1) Hardly any group of organisms on our planet has been as little characterized as lentic fungi. Researchers also call aquatic fungi "microbial black matter" if they cannot be cultivated and propagated in the laboratory so far.
2) Aquatic fungi occur in all types of water, in small puddles, large oceans, even in ice and snow. There are islands of unfrozen water in the ice, where fungi can survive and even reproduce with the help of sophisticated protective mechanisms known as cryoprotectors.
3) There are only rough estimates of the fungal proportion of all microorganisms for the various types of water – in freshwaters they can contribute to as much as 50 percent of all microorganisms with cell nucleus.
4) Fungi also colonize plastic particles and can actively contribute to their degradation. In 2012, for the first time, biologists discovered a fungus in the Amazon that is able to decompose plastics.
5) Aquatic fungi are underestimated key players in aquatic food webs.
6) Fungi can act as symbionts and parasites, and thus are in constant contact with other organisms in the aquatic environment.
7) Aquatic fungi play an important role in the turnover of organic matter in the water and are able to produce greenhouse gases such as carbon dioxide and methane.
8) Together with other microorganisms, they are an important component of the "Oceanic Carbon Pump", as they affect sinking of organic matter to the seabed. Organisms on the seabed can use this material for their growth, mainly with the help of fungi - otherwise life in the dark deep sea would hardly be possible.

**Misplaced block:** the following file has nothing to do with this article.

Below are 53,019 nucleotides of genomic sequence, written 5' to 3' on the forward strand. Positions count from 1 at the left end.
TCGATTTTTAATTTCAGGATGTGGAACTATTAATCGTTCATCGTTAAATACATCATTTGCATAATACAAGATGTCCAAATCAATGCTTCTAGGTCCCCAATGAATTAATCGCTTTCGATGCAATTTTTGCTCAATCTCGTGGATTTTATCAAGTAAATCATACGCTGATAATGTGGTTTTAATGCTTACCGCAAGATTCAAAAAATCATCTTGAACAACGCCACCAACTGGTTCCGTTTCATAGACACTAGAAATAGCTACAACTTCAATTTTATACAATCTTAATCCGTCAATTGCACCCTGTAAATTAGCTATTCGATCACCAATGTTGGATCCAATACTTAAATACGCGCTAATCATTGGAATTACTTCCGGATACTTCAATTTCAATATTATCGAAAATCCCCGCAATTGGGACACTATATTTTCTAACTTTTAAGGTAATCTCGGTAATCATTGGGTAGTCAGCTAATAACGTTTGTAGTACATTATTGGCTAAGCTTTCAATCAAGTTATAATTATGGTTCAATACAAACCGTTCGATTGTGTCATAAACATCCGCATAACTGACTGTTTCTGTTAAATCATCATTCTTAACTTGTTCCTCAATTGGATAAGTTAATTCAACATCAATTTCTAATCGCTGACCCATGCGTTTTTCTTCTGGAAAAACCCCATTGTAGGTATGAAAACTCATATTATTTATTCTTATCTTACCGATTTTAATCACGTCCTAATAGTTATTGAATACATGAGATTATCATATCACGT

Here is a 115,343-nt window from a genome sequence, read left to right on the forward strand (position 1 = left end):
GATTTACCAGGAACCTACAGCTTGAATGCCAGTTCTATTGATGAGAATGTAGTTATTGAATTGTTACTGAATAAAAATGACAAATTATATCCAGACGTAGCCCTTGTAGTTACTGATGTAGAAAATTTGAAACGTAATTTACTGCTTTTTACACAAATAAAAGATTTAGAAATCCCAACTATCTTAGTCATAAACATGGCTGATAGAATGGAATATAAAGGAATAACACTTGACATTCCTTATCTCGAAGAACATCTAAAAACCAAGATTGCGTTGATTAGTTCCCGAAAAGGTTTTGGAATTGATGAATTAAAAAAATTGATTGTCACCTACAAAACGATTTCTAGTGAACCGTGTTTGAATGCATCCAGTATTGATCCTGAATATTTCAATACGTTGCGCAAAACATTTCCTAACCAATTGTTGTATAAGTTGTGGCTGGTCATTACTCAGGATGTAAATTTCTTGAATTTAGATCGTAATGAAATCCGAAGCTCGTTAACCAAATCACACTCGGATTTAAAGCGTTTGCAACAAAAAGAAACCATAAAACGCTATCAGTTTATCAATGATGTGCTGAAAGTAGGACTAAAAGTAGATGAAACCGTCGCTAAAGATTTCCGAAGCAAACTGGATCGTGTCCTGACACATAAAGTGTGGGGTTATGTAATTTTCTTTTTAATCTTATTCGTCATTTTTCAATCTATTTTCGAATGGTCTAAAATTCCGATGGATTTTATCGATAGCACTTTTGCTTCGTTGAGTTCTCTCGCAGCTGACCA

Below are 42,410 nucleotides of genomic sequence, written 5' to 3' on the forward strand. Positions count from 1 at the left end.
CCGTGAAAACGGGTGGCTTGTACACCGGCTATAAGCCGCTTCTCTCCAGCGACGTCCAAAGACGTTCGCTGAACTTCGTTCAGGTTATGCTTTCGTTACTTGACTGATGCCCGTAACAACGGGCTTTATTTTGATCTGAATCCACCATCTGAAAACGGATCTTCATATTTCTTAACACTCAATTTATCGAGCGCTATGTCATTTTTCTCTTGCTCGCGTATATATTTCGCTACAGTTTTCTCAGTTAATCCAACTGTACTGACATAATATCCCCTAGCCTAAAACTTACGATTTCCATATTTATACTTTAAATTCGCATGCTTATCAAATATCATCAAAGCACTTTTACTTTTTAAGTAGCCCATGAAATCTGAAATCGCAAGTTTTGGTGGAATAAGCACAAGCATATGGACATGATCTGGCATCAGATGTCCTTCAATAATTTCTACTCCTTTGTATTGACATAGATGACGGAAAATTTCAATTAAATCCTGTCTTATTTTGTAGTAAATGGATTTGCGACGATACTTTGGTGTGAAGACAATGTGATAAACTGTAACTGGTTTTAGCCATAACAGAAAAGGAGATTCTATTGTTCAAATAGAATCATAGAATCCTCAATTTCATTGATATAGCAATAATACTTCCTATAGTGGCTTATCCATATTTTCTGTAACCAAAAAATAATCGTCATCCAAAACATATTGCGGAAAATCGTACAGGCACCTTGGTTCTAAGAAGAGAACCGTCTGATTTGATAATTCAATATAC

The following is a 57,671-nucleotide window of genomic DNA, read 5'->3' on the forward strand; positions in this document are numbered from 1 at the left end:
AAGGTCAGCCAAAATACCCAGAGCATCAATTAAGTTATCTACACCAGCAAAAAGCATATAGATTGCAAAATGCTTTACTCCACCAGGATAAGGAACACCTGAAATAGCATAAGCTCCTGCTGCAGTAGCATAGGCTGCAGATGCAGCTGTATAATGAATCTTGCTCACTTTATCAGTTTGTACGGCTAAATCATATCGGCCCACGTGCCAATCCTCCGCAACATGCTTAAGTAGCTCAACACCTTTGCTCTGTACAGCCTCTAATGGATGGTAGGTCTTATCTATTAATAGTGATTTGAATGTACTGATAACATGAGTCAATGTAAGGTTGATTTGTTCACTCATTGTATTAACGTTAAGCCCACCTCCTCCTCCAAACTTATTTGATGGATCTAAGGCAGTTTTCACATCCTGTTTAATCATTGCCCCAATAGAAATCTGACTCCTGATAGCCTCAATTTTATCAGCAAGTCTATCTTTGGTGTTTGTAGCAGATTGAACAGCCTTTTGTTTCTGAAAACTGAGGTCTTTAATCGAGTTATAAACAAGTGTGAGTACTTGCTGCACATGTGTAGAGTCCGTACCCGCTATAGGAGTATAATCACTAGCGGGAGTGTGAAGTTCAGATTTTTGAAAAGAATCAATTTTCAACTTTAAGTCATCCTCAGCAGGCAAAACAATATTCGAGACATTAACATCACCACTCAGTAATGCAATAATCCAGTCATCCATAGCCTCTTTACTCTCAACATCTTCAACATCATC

9) Aquatic fungi break down organic matter and nutrients from dead plant material and thus make them more readily available for other living organisms in the ambient water.
10) Fungi are virtually everywhere in the water: even aquatic insects harbor fungi in their intestines that support their digestion.
"I like to search for fungi, but then I go by boat and with a plankton net. Aquatic fungi are fascinating because they were difficult to grasp for a long time. Just recently, with the help of sophisticated genetic analyses we can detect and identify them in nearly any water sample. They are often microscopically tiny, but in their mass they perform important functions in aquatic ecosystems: as a source of food, for ecosystem metabolism and for the global carbon cycle. Finally, they als determine whether water bodies act as sinks or sources of climate-relevant greenhouse gases. Who knows? May be in the near future they will also help to break down (micro-)plastics at a large scale."